35 Kearns, ‘Beyond enclosure’.

36 Perkins and Dodge, ‘Satellite imagery and the spectacle of secret spaces’, p. 557.

37 See also Naylor, Sean, Relentless Strike: The Secret History of Joint Special Operations Command (New York: St Martin's Press, 2015)Google Scholar.

38 Paglen, Blank Spots on the Map.

39 For more on the politics of camouflage and the techniques of light and sound discipline, see Shell, Hannah Rose, Hide and Seek: Camouflage, Photography, and the Media of Reconnaissance (Cambridge, MA: MIT Press, 2012)Google Scholar and Thornton, Pip, ‘The meaning of light: Seeing and being on the battlefield’, Cultural Geographies, 22:4 (2015), pp. 567–83CrossRefGoogle Scholar.

40 For example, see Kibbe, Jennifer D., ‘The rise of the shadow warriors’, Foreign Affairs, 83 (2004), pp. 102–15CrossRefGoogle Scholar. For a visual semiotic approach to the work of ‘shadow warriors’, see Roderick, Ian, ‘Bare life of the virtuous shadow warrior: the use of silhouette in military training advertisements’, Continuum, 23:1 (2009), pp. 7791CrossRefGoogle Scholar.

41 Donaldson, Mike, ‘What is hegemonic masculinity?’, Theory and Society, 22:5 (1993), p. 645CrossRefGoogle Scholar; see also Bird, Sharon R., ‘Welcome to the men's club: Homosociality and the maintenance of hegemonic masculinity’, Gender & Society, 10:2 (1996), pp. 120–32CrossRefGoogle Scholar; Kasson, John F., Houdini, Tarzan, and the Perfect Man: The White Male Body and the Challenge of Modernity in America (New York: Macmillan, 2001)Google Scholar; Sharoni, Simona, Welland, Julia, Steiner, Linda, and Pedersen, Jennifer (eds), Handbook on Gender and War (Cheltenham: Edward Elgar Publishing, 2016)CrossRefGoogle Scholar; Kitchen, Veronica and Mathers, Jennifer G. (eds), Heroism and Global Politics (London: Routledge, 2018)CrossRefGoogle Scholar.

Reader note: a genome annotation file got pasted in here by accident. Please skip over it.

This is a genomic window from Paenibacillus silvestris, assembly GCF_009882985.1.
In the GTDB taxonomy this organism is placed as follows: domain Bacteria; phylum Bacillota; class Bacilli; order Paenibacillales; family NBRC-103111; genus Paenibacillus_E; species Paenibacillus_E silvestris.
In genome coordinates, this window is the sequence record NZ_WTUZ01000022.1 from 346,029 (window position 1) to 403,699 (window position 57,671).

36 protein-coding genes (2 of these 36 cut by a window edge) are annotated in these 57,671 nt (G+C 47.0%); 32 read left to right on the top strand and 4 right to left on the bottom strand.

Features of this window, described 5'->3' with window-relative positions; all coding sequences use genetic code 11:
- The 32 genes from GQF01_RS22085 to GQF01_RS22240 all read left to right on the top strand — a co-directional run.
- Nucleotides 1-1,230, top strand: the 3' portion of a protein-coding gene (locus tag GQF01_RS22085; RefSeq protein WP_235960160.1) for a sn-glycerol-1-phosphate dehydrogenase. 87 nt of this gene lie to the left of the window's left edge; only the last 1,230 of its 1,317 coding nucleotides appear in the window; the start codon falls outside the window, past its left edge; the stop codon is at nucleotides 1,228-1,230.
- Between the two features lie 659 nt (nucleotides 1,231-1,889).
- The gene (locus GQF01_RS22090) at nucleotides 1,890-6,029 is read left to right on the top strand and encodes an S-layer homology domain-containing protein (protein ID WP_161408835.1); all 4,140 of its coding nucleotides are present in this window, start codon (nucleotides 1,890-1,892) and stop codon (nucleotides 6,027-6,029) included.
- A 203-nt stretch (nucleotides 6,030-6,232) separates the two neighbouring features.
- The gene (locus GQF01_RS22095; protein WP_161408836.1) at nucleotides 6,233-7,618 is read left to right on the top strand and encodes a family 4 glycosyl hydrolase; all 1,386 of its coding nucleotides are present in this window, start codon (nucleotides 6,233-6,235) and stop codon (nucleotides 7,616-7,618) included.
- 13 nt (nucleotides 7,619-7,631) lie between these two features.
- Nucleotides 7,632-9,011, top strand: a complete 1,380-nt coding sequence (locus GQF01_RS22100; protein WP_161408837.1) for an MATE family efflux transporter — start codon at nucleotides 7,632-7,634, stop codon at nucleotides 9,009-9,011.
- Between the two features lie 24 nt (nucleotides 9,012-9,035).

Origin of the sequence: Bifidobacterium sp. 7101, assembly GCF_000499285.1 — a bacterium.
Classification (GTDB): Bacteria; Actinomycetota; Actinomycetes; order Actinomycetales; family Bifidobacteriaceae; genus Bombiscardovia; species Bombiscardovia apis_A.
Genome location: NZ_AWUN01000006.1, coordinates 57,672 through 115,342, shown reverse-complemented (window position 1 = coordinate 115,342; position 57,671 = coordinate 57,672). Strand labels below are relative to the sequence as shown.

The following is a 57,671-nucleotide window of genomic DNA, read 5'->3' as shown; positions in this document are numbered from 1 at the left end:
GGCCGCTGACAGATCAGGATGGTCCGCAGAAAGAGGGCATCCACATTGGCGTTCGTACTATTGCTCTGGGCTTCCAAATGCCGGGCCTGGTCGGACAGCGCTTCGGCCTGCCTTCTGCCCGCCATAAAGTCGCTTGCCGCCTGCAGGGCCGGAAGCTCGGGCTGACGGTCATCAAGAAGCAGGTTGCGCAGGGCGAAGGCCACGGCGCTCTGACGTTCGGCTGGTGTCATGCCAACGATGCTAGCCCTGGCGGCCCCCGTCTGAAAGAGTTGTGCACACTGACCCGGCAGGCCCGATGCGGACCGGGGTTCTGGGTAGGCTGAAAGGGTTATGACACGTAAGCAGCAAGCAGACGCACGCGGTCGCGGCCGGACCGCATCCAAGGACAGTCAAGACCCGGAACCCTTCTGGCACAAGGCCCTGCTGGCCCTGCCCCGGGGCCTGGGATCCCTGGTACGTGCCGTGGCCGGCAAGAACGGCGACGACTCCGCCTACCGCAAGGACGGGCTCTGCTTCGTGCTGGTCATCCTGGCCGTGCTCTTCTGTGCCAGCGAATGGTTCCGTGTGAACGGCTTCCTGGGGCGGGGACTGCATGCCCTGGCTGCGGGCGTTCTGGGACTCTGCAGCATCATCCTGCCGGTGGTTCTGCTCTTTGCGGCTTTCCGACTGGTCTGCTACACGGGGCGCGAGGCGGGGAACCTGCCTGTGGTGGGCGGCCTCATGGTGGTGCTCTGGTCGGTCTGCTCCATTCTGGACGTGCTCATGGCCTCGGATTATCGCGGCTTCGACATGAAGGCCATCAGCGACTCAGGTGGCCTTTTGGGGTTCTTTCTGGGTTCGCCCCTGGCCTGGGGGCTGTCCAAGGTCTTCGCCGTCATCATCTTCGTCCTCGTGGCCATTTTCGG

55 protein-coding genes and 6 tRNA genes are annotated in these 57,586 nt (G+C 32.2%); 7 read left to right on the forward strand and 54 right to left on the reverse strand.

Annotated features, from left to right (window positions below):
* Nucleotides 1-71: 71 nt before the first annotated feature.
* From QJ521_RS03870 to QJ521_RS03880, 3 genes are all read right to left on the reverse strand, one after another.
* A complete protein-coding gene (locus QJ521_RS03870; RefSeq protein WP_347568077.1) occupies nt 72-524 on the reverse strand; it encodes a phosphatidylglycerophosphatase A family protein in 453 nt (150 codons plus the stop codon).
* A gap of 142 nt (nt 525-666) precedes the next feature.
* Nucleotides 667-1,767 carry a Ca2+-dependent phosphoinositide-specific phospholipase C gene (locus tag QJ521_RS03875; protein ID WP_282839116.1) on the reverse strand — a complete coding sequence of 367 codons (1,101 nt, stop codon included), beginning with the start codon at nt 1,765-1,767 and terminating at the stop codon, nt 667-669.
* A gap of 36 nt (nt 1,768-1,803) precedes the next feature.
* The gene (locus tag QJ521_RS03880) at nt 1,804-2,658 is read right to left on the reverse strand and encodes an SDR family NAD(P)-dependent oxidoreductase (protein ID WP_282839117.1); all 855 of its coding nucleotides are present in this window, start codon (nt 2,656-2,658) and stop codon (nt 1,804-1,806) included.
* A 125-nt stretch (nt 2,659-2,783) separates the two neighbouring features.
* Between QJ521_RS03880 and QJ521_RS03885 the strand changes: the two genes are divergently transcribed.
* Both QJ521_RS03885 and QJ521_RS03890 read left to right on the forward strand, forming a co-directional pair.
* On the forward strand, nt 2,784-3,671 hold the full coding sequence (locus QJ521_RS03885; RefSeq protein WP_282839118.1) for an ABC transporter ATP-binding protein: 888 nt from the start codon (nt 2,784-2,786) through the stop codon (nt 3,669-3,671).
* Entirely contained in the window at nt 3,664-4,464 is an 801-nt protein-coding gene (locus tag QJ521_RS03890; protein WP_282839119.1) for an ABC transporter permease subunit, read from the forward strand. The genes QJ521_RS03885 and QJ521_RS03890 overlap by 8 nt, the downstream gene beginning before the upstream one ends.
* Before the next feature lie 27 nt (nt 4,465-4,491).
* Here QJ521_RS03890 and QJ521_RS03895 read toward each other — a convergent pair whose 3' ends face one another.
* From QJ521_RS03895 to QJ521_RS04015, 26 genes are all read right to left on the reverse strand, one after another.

42 Daniel Klaidman, ‘For Navy SEALs, the biggest threat may be Hollywood’, Newsweek (11 May 2012), available at: {} accessed 11 July 2018.

43 Lawrence, John Shelton and Jewett, Robert, The Myth of the American Superhero (Grand Rapids: Wm. B. Eerdmans Publishing, 2002)Google Scholar; Van Veeren, Elspeth, ‘Interrogating 24: Making sense of US counter-terrorism in the global war on terrorism’, New Political Science, 31:3 (2009), pp. 361–84CrossRefGoogle Scholar.

44 Michael Bourne, ‘Sensing Secrets: Compromising Emanations, Techno-Sensory Milieus and the Lure of the Trace’, paper presented at the 2018 International Studies Annual Convention, San Francisco.

45 While women and femininities are rarely, if ever, constructed as ‘supersoldiers’, the presence of cis women within special operations teams can be understood through the logic of the stealthy subject. On evidence of women in US SpecOps, see Naylor, Relentless Strike. In addition, for a postcolonial critique of the discourse of mastery and its relation to processes of dehumanisation and legitimising imperial worldviews, see Singh, Juliette, Unthinking Mastery: Dehumanism and Decolonial Entanglements (Durham, NC: Duke University Press, 2018)Google Scholar.

46 Passing as concept, essential yet overlooked in secrecy studies, emerged in critical race and queer theory, where it is understood as a strategy of resistance. The power of the hegemonic to invisibilise itself as part of domination must also be understood and studied as part of secrecy's power. An anecdote from Kristin Beck's memoir, Princess Warrior (KB), helps to illustrate this distinction between stealthy and passing subjects, both important secrecy subjects. As a transgender woman, Kristin (then Chris) was the first (and remains the only) openly transgender woman to have served in the special operations community. While serving, Beck carried out numerous covert operations as a ‘stealthy’ subject, for example ‘dressed as an Afghan’. She was, however, also a ‘passing’ subject: